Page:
A question we are asked is “How do I improve my Jobs to be Done (JTBD) interviewing skills?”
Whilst the answer to this is and will always be to practice… What are you supposed to be practicing?
Practice without purpose is a waste of time.
Most people ask for a list of questions to guide them or to help identify ways to improve their questions they already have access to. Or, perhaps there’s something about technique. They ask “how do I make my questions sharper so that people answer them more concisely?”
This is the wrong way to start.
To improve your interviewing you need to improve your listening
If you want to improve your interviewing skills you have to improve your listening skills.
What we mean by taking the time to understand what the person is saying and not jumping to conclusions. This means no interrupting, letting people talk it through, and then only asking questions to clarify.
When most people conduct interviews is as soon as they have asked the question, they think it’s time to ask the next question. All of a sudden it’s not like a conversation which is the aim of a JTBD interview. (Hint, check out our JTBD interview tips post).
A real conversation is one where you’re not sitting there thinking of the next thing to say.
You’re meant to be digesting what they say and then use follow ups to get the clarity you need without making people feel on the spot. This is a difficult thing. Need to brush up on your listening skills? Check out the Listening episode of our podcast.
Okay, so practice is the first way to improve your interviewing skills, what else is there?
Ask questions in a way to gain clarity.
Sometimes we ask questions in a certain style or with a perceived knowledge base that actually turns people off. That’s because they are worried they are going to give you the wrong answer.
Another tip we recommend is to remove jargon. If someone says something in jargon, you have to immediately stop and unpack what that actually means. People say a lot of things in between words, and we have to get better at understanding those things.
People say a lot of things in between words, and we have to get better at understanding those things.
The example I always use is this: if I am interviewing someone and they said “well, you know it was an inconvenience. I had to run home to grab my iPhone, if there was something that could have just allowed me to do it on my computer that would have been much easier.”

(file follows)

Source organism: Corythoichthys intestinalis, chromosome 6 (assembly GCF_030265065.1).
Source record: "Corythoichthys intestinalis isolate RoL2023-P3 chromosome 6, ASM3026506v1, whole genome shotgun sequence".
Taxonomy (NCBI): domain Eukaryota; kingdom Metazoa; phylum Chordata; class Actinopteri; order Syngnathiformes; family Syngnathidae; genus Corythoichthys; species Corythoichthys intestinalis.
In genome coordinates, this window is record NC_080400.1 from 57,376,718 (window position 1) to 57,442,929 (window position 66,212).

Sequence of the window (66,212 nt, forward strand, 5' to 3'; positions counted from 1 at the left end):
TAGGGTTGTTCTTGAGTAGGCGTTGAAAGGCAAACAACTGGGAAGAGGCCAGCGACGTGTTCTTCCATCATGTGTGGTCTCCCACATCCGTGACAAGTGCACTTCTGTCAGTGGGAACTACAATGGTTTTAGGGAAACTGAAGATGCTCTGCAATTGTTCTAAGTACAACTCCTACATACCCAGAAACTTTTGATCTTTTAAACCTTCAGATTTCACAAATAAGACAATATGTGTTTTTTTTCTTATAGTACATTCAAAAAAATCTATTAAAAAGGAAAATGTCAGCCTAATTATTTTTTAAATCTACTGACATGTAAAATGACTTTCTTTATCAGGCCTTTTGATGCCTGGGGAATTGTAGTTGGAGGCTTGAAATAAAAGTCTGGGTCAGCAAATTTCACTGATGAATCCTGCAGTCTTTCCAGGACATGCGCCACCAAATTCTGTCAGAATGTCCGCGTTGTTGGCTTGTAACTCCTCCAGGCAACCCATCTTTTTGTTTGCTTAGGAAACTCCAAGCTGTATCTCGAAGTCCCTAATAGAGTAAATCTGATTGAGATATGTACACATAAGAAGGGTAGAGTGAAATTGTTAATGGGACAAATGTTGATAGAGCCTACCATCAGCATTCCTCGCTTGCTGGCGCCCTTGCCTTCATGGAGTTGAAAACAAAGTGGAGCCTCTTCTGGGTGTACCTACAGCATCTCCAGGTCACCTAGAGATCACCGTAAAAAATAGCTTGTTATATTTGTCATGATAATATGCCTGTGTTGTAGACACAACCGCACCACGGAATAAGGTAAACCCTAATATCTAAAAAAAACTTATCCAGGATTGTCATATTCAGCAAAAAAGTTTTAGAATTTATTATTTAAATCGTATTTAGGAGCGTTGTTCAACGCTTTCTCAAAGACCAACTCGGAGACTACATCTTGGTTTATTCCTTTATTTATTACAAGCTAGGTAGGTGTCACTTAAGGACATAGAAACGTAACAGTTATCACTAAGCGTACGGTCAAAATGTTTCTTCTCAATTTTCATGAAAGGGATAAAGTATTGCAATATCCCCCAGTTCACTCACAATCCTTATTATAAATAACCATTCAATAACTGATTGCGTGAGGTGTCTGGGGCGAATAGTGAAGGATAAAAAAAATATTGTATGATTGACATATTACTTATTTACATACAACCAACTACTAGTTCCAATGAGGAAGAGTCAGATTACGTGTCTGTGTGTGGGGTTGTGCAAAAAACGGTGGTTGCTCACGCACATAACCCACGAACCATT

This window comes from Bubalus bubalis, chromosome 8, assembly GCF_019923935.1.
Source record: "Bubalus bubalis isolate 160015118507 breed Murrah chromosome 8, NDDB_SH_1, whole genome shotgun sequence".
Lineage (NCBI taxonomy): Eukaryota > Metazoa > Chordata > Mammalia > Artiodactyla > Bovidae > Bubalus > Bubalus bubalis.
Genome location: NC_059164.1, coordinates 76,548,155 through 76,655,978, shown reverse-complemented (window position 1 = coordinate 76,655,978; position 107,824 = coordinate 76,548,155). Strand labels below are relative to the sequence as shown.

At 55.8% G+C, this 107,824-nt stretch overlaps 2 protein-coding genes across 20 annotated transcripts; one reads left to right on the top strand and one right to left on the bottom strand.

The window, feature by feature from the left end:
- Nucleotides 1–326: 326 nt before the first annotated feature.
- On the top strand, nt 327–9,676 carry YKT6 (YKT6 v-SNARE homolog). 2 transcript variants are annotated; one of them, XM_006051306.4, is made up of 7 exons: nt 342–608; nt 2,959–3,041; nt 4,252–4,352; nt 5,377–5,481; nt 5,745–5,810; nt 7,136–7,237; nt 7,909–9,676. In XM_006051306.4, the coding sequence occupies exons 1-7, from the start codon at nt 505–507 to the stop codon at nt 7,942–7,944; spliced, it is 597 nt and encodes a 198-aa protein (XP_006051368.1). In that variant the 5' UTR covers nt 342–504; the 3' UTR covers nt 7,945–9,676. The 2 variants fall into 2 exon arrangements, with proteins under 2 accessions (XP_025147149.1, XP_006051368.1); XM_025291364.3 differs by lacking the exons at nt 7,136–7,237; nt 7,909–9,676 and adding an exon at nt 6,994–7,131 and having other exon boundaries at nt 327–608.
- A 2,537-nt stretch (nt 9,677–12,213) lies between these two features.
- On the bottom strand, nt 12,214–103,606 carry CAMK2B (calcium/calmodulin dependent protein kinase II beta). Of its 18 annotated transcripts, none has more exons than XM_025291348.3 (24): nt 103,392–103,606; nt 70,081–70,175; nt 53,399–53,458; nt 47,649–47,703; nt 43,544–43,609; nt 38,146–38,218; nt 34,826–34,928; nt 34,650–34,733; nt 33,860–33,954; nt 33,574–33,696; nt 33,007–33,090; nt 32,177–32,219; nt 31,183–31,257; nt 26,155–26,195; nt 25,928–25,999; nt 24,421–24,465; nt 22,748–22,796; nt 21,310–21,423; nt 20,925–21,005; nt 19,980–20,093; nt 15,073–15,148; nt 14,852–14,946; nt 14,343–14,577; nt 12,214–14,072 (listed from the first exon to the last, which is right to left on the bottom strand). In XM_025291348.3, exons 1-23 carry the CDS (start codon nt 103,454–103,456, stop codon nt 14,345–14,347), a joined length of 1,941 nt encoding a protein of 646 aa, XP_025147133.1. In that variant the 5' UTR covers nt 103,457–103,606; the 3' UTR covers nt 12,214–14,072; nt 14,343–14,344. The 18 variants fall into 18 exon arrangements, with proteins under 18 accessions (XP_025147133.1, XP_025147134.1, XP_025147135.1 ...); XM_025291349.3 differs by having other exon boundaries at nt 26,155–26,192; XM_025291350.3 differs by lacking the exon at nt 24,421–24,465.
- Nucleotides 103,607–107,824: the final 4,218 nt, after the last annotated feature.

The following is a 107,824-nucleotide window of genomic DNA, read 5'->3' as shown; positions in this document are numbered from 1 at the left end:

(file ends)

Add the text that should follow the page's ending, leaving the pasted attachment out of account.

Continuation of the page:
We’re talking to someone at this point who is actually going to go back to their house. But if I try to understand what they are saying and put the conversation together, I might have learned that they were actually traveling. So “home” in this instance isn’t a home – it’s a hotel.
Actually, there could be three or four different definitions of “home”. We need to make sure we know which one they’re talking about to understand the context of their situation.
So when we say “practice”, practice means asking questions in a way that is not pushing the interviewee to give me a specific answer but instead, allows them to fill the blanks.
We also always interview in pairs. If someone makes a mis-step, says the wrong thing and it takes someone off guard, the other person can come in and cushion it. Or, if I say a word that’s jargon, they can unpack it and push me to say what I really meant. They can come back into the conversation and get it back on the right foot.
Stop assuming, start being more conversational and less dictatorial.
It’s not about “the right script”.
A lot of the time we have people using standard questions that’s structured in a way you know it becomes a routine.
When running these interviews we want to get to a place where the interviewee wants to go (with a little gentle pushing and prodding).
That’s why we use a systematic approach to Jobs interviews, and it’s this approach that makes it a normal conversation.
The best thing to practice when it comes to Jobs interviews is to stop thinking about jobs or your interview practice and start thinking about using it in your normal conversations as practice.
You know when you’ve done a good job when they’re laughing or showing emotion with you. If they say, “boy, that’s a really good question i haven’t thought about that” you’re on the right track.